tne urpnans' uourt.
The case of Thomas Bestwick against the
Ormsbv Coal Company, an error to the Com
mon Pleas of Mercer county, was argued. The
suit was brought to recover rent for coal
land for the year 1S87. It was decided in the
lower court in favor of Bestwick and appealed
by the coal company.
Air argument was heard in the case of the
Overseers of the Poor of Plum Creek township,
of Armstrong county, against the Overseers of
the Poor of Elderton borough, an error to the
Quarter Sessions Court of Armstrong county.
1 tie suit was brought to recover for the keep
ing of a pauper alleged to have been a resident
of Elderton borough.
Air argument was beard in the case of the
Freeport Water Works against John Prager,
an appeal from the decree of the Common
Pleas of Armstrong county. The suit is a con
test between rival water companies in Free
port, and was brought for an injunction to
restrain Prager from furnishing customers
with water, tbe Freeport company claiming the
exclusive right under their charter. Tbe case
was decided in favor of neither party in the
lower court, Prager being enjoined from ex
tending his line farther than ft then was, and
the costs of the case divided. Both parties
LATE NEWS IN BRIEF.
Judge McKmney, of Ithaca, N. Y., was
thrown from his buggy last night and fatally
The Indianapolis city council bs unani
mously passed resolutions favoring Chicago as
the place for holdmc the World's Fair.
In Nebraska tbe Republican Congressional
Convention has nominated Secretary of State
G. L. Laws to succeed the late Congressman
Jndge Garrison, of Camden, N. J., has re
fused a new trial to Hillman, the murderer of
Herman Lcidman, aud he will be banged No
Chauncey Depew says that Grovcr Cleve
land will again be the Democratic candidate
for .President in 1892. He is not so certain as
to the identity of tjo Republican nominee.
John S. Bugbee, of California, has been ap
pointed United States District Judge for
Alaska Territory and George W. Bartels of
Utah, to he Probate Judge of Salt Lake county,
Utah, by tbe President.
Major George W. Steele, of Indiana, one of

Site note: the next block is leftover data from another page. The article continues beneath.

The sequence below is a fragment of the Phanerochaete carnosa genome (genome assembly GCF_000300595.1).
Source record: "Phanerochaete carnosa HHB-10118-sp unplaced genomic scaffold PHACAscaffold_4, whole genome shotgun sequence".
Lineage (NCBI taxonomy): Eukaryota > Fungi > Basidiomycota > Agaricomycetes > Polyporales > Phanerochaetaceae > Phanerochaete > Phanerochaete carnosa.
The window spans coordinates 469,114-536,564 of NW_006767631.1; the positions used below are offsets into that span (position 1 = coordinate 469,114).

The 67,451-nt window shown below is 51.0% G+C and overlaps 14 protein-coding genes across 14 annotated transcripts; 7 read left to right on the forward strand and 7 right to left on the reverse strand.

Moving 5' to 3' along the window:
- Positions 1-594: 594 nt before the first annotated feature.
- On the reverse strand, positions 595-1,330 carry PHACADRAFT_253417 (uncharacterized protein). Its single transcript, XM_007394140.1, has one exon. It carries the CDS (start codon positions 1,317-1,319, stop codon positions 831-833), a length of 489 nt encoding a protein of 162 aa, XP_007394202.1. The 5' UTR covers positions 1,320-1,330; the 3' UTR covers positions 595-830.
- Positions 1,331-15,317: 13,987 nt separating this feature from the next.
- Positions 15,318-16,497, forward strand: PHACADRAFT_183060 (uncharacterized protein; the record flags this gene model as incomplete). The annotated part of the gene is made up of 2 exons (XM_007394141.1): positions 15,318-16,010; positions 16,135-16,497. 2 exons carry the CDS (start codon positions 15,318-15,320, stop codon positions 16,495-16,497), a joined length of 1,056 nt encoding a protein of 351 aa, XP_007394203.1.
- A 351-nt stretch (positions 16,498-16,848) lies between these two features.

the men talked of as successor to Tanner, had
his left arm broken just below the shoulder
and his wife ber left arm broken at tbe elbow
in a runaway accident Monday. The accident
happened at Marion, Ind.
M. Schneider, the great French iron mas
ter, recently read a paper on bis proposed
bridge across tbe British Channel between
Cape Grisnez and Folkestone. He would build
1t entirely of steel for 34,000,000 aud finish it
ten ears. It would be on tbe Cantilever prin
ciple. The New York Sisters of Charity are about
to establish a mission at Nassau. New Provi
dence, the old point of departure lor British
blockade runners during the war. The resi
dent population, principally blacks and
wreckers, are said to need missionary work
At Spring Valley, HI., work has been re
sumed in the middle vein by about 50 men, on
the conditions established by tbe Streator Ar
bitration Board. This was in opposition to the
resolution passed by the miners last Friday,
and for this reason some trouble was antici
pated. Nothinc occurred, however, to disturb
The United States revenue cutter Rush has
arrived at San Francisco. Her officers express
fear for the safety of the United btates steamer
Thetis, which is thought to be in the ice north
of Point Barrow. When the Rush started down
the Bear was reported to be coaling at Ouna
laska for the purpose of going in search of the
Thetis. The vessel is not considered to be any
too stanch to encounter afield of ice. and if she
is frozen in the ice, as everything indicates, her
only safety lies in heavy southerly gale.
The new Lebel rifle of the French army is
said to be aVonderfnl implement of destruc
tion with its smokeless powder, the only objec
tion to which is its Intolerable stench. This
would make the arm undesirable for house fir
ing or fort and barricade defenses. The bullet,
which is of very small caliber, tbe maximum
being. 3228 inch, will pierce over IS inches of
solid oak at a range of 220 yards. The rifles are
produced at the rate of 1,000 daily, and each
arm is accompanied with 6,000 rounds of am
munition. The steamboat Minnie Bay, bound from
Manchester to Cincinnati, with 125 passengers
aboard, struck a snag Monday while rounding
to at Kramer's Landing, opposite Moscow, O.,
and sank. Tbe passengers became panic
stricken, but tbe officers and crew lowered
boats and yawls and safely transferred all the
passengers to shore. The boat is supposed to
have broken in two and to be a total loss. The
freight was removed by the steamer St. Law
rence. When built, six years ago, the Minnie
Bay cost $23,000. She was insured for $12,000.
MORE THAN A MILLION GALLONS
Of Ohio Whisky Seized for a Violation of
the Revenue Laws.
Cincinnati, October 15. The United
Btates Government officers have seized the
distillery of Freiburg & Workum at Lynch
burg, O., upon a charge of detranding tbe
United States by equalizing shortages from
shrinkages in packages before the gangers
measured contents. This is a violation of
the revenue laws and subjects the entire
property to seizure. The wbiskv seized
amounts to more than a million gallons.